Hanover, MD – May 14, 2020 – Job security and cost-cutting measures by their firms ranked among the top concerns of associates during the COVID-19 pandemic, according to a new survey released jointly by global legal recruiting firm Major, Lindsey & Africa (MLA) and Above the Law. However, despite concerns about the financial picture and outlook for their firms, the vast majority of associates (68.9%) reported that they were satisfied or very satisfied with overall communication from their firm and that communication and transparency have actually increased during the pandemic. The survey, which was fielded from April 13–21, polled 1,335 associates from law firms across the world.
The economic fallout of the coronavirus has impacted the industry disproportionately, with 39.2% of respondents seeing a reduction in their workload. Of those respondents, 57.8% of real estate associates reported declines in their workload, followed by 42.8% of IP associates, 41.7% of tax associates and 39.8% of corporate associates. Not surprisingly, 52.6% of associates in bankruptcy practices and 43.8% of healthcare associates said their workload has increased during the pandemic. Despite these differences, an overwhelming majority of respondents (93.5%) reported that their billable hour target had not changed.
“Billable hour requirements have emerged as a flashpoint for associates, some who are facing salary cuts and reductions in workloads, and others who are struggling to juggle work with child or family care responsibilities,” said Ru Bhatt, partner in MLA’s Associate Practice Group. “For this reasons, we’re seeing a strong desire from associates to see the billable hour target changed in light of this pandemic.”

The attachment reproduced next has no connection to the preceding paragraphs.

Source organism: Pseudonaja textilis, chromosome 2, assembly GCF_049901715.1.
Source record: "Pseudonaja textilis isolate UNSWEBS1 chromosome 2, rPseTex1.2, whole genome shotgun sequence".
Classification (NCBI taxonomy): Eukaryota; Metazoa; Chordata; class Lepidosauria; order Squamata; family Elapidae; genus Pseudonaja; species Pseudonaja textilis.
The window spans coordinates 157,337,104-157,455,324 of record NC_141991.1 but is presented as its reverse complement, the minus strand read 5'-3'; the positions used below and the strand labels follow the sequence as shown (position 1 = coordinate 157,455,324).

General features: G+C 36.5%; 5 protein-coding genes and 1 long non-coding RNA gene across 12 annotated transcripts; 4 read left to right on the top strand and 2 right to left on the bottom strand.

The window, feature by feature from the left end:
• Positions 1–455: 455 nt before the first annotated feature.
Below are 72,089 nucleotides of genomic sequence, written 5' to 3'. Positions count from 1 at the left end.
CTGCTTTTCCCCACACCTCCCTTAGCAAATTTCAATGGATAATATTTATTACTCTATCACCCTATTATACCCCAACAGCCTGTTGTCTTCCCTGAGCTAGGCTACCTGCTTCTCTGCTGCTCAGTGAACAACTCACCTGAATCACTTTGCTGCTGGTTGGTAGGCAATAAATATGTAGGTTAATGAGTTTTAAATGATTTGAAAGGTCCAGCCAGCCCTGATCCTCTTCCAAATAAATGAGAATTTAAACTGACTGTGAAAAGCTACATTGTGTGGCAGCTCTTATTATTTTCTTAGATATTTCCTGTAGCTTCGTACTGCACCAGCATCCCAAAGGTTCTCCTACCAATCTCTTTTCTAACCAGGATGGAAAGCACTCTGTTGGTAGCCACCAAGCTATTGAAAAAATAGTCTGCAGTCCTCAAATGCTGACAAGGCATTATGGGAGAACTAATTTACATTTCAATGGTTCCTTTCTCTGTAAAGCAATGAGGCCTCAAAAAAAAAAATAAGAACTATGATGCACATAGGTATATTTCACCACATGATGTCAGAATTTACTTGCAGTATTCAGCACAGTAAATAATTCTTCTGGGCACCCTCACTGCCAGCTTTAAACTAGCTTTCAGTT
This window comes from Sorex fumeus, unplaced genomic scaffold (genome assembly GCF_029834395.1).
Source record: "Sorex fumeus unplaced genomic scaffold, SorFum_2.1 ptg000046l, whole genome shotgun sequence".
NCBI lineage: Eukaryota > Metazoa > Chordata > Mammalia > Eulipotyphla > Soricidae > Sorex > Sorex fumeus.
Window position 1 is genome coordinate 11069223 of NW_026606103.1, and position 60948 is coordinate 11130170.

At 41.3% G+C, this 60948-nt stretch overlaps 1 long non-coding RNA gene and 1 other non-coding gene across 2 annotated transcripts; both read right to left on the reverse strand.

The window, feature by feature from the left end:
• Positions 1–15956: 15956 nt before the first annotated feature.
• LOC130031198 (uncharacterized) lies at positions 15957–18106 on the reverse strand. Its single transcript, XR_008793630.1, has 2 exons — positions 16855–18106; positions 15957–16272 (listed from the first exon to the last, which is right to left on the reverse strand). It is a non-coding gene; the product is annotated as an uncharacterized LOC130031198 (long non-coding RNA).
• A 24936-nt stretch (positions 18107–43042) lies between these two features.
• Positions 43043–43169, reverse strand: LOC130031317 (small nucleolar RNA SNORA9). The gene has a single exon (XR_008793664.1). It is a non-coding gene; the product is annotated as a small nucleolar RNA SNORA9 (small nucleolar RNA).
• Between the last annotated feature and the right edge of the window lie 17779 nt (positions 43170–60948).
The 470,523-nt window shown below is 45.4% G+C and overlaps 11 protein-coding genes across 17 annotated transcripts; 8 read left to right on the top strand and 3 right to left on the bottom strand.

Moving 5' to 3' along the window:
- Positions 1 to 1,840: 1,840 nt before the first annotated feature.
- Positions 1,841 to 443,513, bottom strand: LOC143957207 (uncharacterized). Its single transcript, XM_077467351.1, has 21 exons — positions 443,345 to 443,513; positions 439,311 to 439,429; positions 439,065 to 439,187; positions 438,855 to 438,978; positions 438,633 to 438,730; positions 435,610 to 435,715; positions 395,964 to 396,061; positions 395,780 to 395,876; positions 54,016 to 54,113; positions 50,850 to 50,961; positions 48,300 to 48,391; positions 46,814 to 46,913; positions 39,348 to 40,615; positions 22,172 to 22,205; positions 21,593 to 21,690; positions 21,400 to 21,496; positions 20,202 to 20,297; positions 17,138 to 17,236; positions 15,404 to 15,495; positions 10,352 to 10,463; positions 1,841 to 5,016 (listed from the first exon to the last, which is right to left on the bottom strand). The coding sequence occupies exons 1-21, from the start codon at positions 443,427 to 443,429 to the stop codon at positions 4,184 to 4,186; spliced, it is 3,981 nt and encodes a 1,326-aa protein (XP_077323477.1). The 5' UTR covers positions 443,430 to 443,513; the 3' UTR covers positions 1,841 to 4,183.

Mental health is another important concern for associates overall—second only to the financial considerations listed above—with 10.3% of respondents reporting mental health as their primary concern. However, a majority of respondents (57.96%) are satisfied with the wellness resources firms have added during this pandemic. The most prevalent wellness resources added by firms were employee resource groups (73.18%), followed by virtual mental health counseling (42.92%) and meditation subscriptions (31.33%).
“Efforts to shine a light on mental health in the legal profession have received significant attention in recent years, and these concerns have only amplified during this crisis,” said Stephanie Biderman, managing director in MLA’s Associate Practice Group. “We’re glad to see that firms are stepping up to the plate to support associates’ well-being at this time.”
The survey found disparities by gender with respect to how the following concerns ranked in order of importance: partnership track, childcare and billable hours. About four times as many male associates were concerned about the impact on partnership track compared to their female colleagues. Meanwhile, three times as many female associates listed childcare as their top concern. Additionally, nearly double the number of female associates, compared to men, listed concerns about being able to hit billable hours as their primary worry. However, for both men and women, a small percentage of respondents ranked these issues as their top concern over and above job security and cost-cutting measures—6.8% of associates listed billable hours as their primary worry, with 2.9% citing partnership track issues as their most pressing concern.
“It’s understandable that financial concerns, like job security and cost-cutting measures, are high during these uncertain times,” said Michelle Fivel, partner in MLA’s Associate Practice Group. “Though we did see interesting differences between men and women, the high-level findings from this survey were fairly consistent across the board—regardless of geography, practice area, gender, firm size and class year.”
Other notable findings of the survey include:
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